I'm a bit more guarded about Gluvit but if used as a coating, and not a block of stuff in the rear cavities, I think it's probably OK too. All of these epoxy things are basically a plastic and shrink a bit over the years. When used as a block filler it will break away from the metal and leave you in a worse place than before since moisture will get into the gap but not enough air will get in to dry things out. Also, once you fill those cavities the material will "key" into them and you won't be able to get it out without chopping away the sheet metal. In those rear cavities I would be more inclined to use an expanding foam product and coat the top with some other epoxy coating.

Here in California I don't fill up those cavities but I did fill them with a colored commercial epoxy mastic and then pumped out the excess leaving just a coating throughout the cavity. It has worked well for 11 years now but if I were in an area where the car was subject to rain I would probably fill those cavities with foam and cross my fingers.

John Friese
67 White
67 Red

 

mike_israel

Amphicar Forum Admin
Staff member
Hi John,

Looks great but that unprotected lead acid battery makes me worried! Should charging system boil the battery, lots of acid leak ala Porsche 914 style damage.

Put it in a batery box or better yet go with an Optima or a DieHard spiral cell.

Cheers,

Mike
 

jfriese

Active Member
Mike,

POR-15 claims it isn't bothered by battery acid and for 11 years now it's lasted fine. I have a negative ground, alternator system in the car, note the reversed wires, and that may help with the boiling issue but this battery will vent gases anyway, but they haven't hurt anything yet.

John Friese
67 White
67 Red
 

SNOWBIRD

Amphicar Expert
Never fill those cavitys with foam products.. They Do absorb water and then hold it against the metal,Doomsday!
I instal a small drain plug on the inner bottom of all steel quarters and remove periodicly threw out the year and leave out all winter.
This spring I forgot to put them back in, At the Orillia swim in I went across the whole lake came out and wondered why water was dribbiling from Quarters. As I said Its a small hole so intake of water was slow but was a fair amount. I also spray a waxy type undercoating in hidden areas.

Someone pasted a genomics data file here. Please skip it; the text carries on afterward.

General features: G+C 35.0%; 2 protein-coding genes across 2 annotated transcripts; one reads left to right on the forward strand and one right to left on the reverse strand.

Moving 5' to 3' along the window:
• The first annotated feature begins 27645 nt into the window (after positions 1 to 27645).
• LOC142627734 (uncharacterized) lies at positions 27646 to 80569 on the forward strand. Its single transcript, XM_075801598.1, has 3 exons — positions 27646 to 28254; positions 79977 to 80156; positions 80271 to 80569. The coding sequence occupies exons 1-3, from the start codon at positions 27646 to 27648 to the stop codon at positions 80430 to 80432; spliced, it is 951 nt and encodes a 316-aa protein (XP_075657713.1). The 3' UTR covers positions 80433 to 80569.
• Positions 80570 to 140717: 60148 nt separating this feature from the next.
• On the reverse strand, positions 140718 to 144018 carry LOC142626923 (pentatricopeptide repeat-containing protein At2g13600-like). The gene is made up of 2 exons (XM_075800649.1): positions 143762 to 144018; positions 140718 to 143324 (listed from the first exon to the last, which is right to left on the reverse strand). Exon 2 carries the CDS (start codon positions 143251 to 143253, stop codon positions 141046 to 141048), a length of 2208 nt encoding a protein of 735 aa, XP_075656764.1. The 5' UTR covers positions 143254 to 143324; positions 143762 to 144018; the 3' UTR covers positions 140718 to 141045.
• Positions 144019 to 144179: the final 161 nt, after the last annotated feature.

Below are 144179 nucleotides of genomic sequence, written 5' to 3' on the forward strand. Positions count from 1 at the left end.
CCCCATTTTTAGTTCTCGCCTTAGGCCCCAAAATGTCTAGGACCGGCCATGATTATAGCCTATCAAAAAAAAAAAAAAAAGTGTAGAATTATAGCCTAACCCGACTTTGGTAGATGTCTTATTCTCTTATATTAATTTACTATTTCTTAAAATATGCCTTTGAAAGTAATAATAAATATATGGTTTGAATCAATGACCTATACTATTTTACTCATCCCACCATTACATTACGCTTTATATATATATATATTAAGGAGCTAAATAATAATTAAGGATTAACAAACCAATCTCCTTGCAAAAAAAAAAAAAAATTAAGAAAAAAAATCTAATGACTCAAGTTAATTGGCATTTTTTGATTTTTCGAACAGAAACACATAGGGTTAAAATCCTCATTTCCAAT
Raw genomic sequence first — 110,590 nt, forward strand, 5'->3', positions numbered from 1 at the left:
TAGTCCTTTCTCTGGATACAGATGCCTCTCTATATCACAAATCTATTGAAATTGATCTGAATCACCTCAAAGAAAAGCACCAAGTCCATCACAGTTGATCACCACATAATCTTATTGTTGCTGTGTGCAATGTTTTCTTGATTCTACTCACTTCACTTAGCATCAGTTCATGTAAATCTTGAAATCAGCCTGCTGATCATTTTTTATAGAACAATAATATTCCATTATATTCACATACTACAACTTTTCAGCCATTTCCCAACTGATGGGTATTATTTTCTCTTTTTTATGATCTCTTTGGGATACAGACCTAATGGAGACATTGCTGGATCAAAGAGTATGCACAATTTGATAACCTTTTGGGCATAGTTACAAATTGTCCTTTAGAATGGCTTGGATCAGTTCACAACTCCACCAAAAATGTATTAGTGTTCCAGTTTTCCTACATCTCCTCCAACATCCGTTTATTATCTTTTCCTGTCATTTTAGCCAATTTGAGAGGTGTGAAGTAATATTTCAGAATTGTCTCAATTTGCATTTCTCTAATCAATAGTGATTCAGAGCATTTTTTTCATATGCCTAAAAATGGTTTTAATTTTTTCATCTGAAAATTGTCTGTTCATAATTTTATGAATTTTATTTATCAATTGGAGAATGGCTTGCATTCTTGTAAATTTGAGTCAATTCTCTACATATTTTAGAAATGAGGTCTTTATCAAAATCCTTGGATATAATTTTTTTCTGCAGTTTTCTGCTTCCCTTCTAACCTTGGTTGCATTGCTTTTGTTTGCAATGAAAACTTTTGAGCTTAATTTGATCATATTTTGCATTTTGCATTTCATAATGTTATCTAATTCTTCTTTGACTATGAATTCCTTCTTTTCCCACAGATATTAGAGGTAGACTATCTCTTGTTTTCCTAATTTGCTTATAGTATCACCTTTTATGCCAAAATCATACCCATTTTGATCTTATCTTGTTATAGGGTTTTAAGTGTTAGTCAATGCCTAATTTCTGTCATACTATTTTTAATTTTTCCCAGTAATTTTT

On cars without a drain you can take compressed air and blow water out at end of season.
Note in Johns Pic the original battery trays. I have reproduced these exact! base, box and holdown clamp . I have about 10 in stock.
GORD S>
 

jfriese

Active Member
Gord,

I don't know how such foam can absorb water since the air bubbles must be closed for the foam to blow up. If you cut the top of the foam off then you would have open cells along the top and that's why I suggested a top coating of epoxy mastic. I haven't done this so I'm not exactly endorsing the idea but it seems like a better idea than many of the things that have been done. Certainly the original Amphicar approach was a failure and I'm not a fan of drilling holes in Amphicar hulls, even if you plug them with screws.

John Friese
67 White
67 Red
 

Holland

Dave Wind 66 White
I researched Fluid Film on the net and on You Tube. This stuff looks like it might be right, at least in a lot of areas. Its Lanolin based, eco friendly, good reviews. I’m going to try it out. Thanks for all the info.
 

LSolheim

Member
Code:
http://www.corrosionx.com/hd.html
Corrosion-X HD is what I use. It leaves a light brown "waxy-like" coating. Sounds pretty similar.
 

Holland

Dave Wind 66 White
The Fluid Film, which I bought at the local John Deer dealer, is light brown but it's not waxy, its thin and feels more like oil. It's lanolin and doesn't have any solvents, it's not a petrolium based product. I think they make it by squeezing old goats, like me.
 

LSolheim

Member
I like the HD better, as it leaves more of a visible barrier, but never hardens. I probably use to much. The regular Corrision-X is more of a thicker, tinted WD-40-like spray. Both seem to do the job. Goodluck with your Fluid Film!
 

mike_israel

Amphicar Forum Admin
Staff member
Other than e-coating, there are no really permanent solutions. As noted, metal prep has a lot to do with it. The concern with foam is that it too shrinks as it ages and then may trap water. It seems important that you want to see rust as soon as possible, not hide it.

Also living in the Porsche 914 world, I think everyone should be using a glass mat or spiral cell battery these days. Sears sells a great, gigantic, one. What destroyed many of the 914s was water dripping on battery eventually corroding tray and suspension parts beneath. As an added bonus, glass mat batteries even work submerged!